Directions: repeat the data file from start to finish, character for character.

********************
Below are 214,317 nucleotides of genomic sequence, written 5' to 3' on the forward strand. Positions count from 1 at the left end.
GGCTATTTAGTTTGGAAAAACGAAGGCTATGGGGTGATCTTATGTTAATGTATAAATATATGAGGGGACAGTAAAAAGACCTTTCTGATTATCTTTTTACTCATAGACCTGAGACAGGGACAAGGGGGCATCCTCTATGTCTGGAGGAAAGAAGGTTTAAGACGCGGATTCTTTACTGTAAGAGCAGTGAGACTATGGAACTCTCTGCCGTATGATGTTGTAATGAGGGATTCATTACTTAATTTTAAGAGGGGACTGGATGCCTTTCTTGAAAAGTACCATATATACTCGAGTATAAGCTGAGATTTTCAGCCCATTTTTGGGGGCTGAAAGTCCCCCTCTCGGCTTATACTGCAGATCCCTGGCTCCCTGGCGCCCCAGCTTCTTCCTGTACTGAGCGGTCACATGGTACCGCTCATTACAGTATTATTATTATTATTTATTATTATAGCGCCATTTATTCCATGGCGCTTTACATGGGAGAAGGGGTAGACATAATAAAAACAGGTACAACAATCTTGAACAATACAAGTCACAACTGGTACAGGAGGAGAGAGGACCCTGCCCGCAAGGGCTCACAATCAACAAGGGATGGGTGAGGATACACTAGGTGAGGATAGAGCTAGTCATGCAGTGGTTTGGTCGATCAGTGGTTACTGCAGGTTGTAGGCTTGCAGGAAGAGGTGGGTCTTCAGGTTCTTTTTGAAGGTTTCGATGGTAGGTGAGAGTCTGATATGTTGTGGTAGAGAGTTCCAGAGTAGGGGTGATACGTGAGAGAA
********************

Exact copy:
Below are 214,317 nucleotides of genomic sequence, written 5' to 3' on the forward strand. Positions count from 1 at the left end.
GGCTATTTAGTTTGGAAAAACGAAGGCTATGGGGTGATCTTATGTTAATGTATAAATATATGAGGGGACAGTAAAAAGACCTTTCTGATTATCTTTTTACTCATAGACCTGAGACAGGGACAAGGGGGCATCCTCTATGTCTGGAGGAAAGAAGGTTTAAGACGCGGATTCTTTACTGTAAGAGCAGTGAGACTATGGAACTCTCTGCCGTATGATGTTGTAATGAGGGATTCATTACTTAATTTTAAGAGGGGACTGGATGCCTTTCTTGAAAAGTACCATATATACTCGAGTATAAGCTGAGATTTTCAGCCCATTTTTGGGGGCTGAAAGTCCCCCTCTCGGCTTATACTGCAGATCCCTGGCTCCCTGGCGCCCCAGCTTCTTCCTGTACTGAGCGGTCACATGGTACCGCTCATTACAGTATTATTATTATTATTTATTATTATAGCGCCATTTATTCCATGGCGCTTTACATGGGAGAAGGGGTAGACATAATAAAAACAGGTACAACAATCTTGAACAATACAAGTCACAACTGGTACAGGAGGAGAGAGGACCCTGCCCGCAAGGGCTCACAATCAACAAGGGATGGGTGAGGATACACTAGGTGAGGATAGAGCTAGTCATGCAGTGGTTTGGTCGATCAGTGGTTACTGCAGGTTGTAGGCTTGCAGGAAGAGGTGGGTCTTCAGGTTCTTTTTGAAGGTTTCGATGGTAGGTGAGAGTCTGATATGTTGTGGTAGAGAGTTCCAGAGTAGGGGTGATACGTGAGAGAA